Returns on monthly contributions made to the National Social Security Fund (NSSF) have beaten inflation after the State-run pension scheme paid the biggest interest on the retirement savings in nine years.
The fund paid an interest of 10 percent in the year to June last year, up from seven percent in a similar period a year earlier on the back of a 237 percent rise in net investment income to Sh32.3 billion.
This is the highest return since 2014 when it paid 12.5 percent.
The increase in net investment income was aided by dividends from firms where the fund has stakes, trading of shares and bonds at the Nairobi Securities Exchange (NSE). The 10 percent interest means that the NSSF returns managed to beat the average inflation of 5.34 percent for the period.
The interest pay comes amid debate on whether the workers’ monthly contributions to the NSSF are inadequate to offer retirees a decent living.
The NSSF’s monthly contributions stand at Sh400, including Sh200 from employers, and the fund on average pays out less than Sh250,000 when a member retires.
“In the year ended 30th June 2021, the Board of Trustees approved an interest of 10 percent based on the actuarial valuation of the Fund by Zamara Actuaries, Administrators and Consultants Limited,” NSSF managing director Anthony Omerikwa said.
The NSSF put Sh152.9 billion in government bonds up from Sh124.2 billion last year while the value of quoted securities jumped from Sh52.5 billion to Sh66.6 billion.
The fund cut exposure to call and fixed deposits from Sh15.6 billion to Sh8.3 billion. It reversed the Sh10.1 billion loss in market value of assets in the year to June 2020 and reported a Sh11.5 billion gain, boosting the return on investment.
Its investments in companies listed on the NSE such as KCB, Barclays, BAT and Safaricom increased by Sh14.1 billion to Sh66.6 billion, allowing the fund to benefit from a healthy flow of dividends. The fund also sold and bought new shares, allowing it to book capital gains as investments.
The latest financial statements show the fund’s expenses jumped 17.8 percent or the equivalent of Sh961 million to Sh6.36 billion in the period against Sh5.4 billion in 2020.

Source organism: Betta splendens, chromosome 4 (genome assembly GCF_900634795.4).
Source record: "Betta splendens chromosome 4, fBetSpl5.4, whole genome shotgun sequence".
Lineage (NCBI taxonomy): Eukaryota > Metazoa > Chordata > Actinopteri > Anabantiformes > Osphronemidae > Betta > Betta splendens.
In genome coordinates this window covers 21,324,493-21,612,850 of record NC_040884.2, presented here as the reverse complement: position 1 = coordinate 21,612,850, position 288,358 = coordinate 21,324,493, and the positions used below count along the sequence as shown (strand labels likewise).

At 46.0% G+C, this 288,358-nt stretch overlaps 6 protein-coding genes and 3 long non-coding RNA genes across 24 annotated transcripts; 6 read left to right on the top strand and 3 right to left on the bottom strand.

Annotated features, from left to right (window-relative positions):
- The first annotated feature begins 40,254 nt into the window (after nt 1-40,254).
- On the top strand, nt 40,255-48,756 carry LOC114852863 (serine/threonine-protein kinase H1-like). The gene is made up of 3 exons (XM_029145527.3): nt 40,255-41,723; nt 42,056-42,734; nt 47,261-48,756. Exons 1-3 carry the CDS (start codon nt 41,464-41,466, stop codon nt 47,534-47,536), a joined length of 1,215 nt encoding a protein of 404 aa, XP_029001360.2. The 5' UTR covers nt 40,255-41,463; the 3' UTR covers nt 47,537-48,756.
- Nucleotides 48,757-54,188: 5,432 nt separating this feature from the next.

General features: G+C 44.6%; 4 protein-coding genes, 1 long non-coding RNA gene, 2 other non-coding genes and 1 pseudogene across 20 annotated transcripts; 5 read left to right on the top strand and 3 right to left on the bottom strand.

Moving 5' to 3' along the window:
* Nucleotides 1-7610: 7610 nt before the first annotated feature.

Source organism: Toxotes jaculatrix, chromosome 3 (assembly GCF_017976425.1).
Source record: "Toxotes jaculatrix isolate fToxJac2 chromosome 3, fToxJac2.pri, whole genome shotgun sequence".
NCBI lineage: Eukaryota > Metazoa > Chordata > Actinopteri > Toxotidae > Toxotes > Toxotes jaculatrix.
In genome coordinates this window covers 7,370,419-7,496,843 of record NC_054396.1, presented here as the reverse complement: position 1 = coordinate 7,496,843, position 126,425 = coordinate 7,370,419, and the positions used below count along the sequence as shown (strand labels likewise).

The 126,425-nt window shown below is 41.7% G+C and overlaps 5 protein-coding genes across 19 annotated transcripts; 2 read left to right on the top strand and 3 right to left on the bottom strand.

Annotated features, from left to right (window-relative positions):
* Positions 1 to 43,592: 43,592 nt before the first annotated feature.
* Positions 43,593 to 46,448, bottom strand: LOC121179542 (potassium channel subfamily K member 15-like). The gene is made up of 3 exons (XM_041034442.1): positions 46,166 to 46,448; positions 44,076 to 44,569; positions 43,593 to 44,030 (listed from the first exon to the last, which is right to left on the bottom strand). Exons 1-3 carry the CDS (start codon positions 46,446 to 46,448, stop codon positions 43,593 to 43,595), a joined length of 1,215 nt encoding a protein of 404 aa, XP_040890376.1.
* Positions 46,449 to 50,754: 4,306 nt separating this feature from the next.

Contributions dropped by 1.77 percent to Sh14.4 billion, from Sh14.7 billion a year earlier, a pointer to a tough job market plagued by layoffs and freeze in hiring as firms recover from Covid-19 economic hardships.
Net assets stood at Sh284.4 billion in June 2021, reflecting a 14 percent jump from Sh249.6 billion a year earlier. Official data show more than 80 percent of senior citizens work for basic items, raising questions about the adequacy of pension payouts and coverage of retirement benefits.
Analysts point out that the relative low number of Kenyans saving for pension and the value of payouts at retirement have compelled many retirees or those approaching the legal retirement age of 60 to continue working.
Kenya also suffers from a low pension coverage with more than 70 percent of workers retiring without a pension, save for the less than sufficient payout from the NSSF.
“This can translate to Sh5,000 a year for 30 years,” said Sandeep Raichura, CEO of a pension management company Zamara Group, said in reference to NSSF payouts in an earlier interview.
“Even if you have the best fund manager who triples it, you will get Sh450,000 in today’s money. You simply can’t retire with that.”
Kenyans on average are living longer and the rank of the elderly poor is rising as the traditional social fabric yields to the forces of rapid urbanisation and changing social and filial trends.
In the past, social security was not a bother to many Kenyans because there was a large extended family to fall back on in the rural areas. But as the social fabric changes and more people opt to retire in urban centres, the trend is increasingly becoming a headache to policymakers.
This is what prompted the State to start sending a monthly stipend of Sh2,000 to those above 70 years to cushion them from old-age poverty.
The High Court last week stopped the bid to increase monthly contributions to the NSFF ten-fold up to Sh2,068 after it ruled that the law supporting the increments was unconstitutional.
Judges quashed the NSSF Act of 2013, saying it was not subjected to public participation in breach of the Constitution— which demands community input before major decisions are taken.
The Act sought to raise monthly contributions by employees from the current Sh200 monthly and demanded employers match the payout.
The higher pension contributions were aimed at helping the NSSF build a bigger retirement pot and offer workers monthly stipends after retirement instead of the current one-off payment.
But the court decision has brought relief to employers who were expected to raise billions of shillings to match the workers’ contributions, a hit to firms that are yet to recover from the coronavirus-induced slump, which triggered job cuts, hiring freezes and business closures.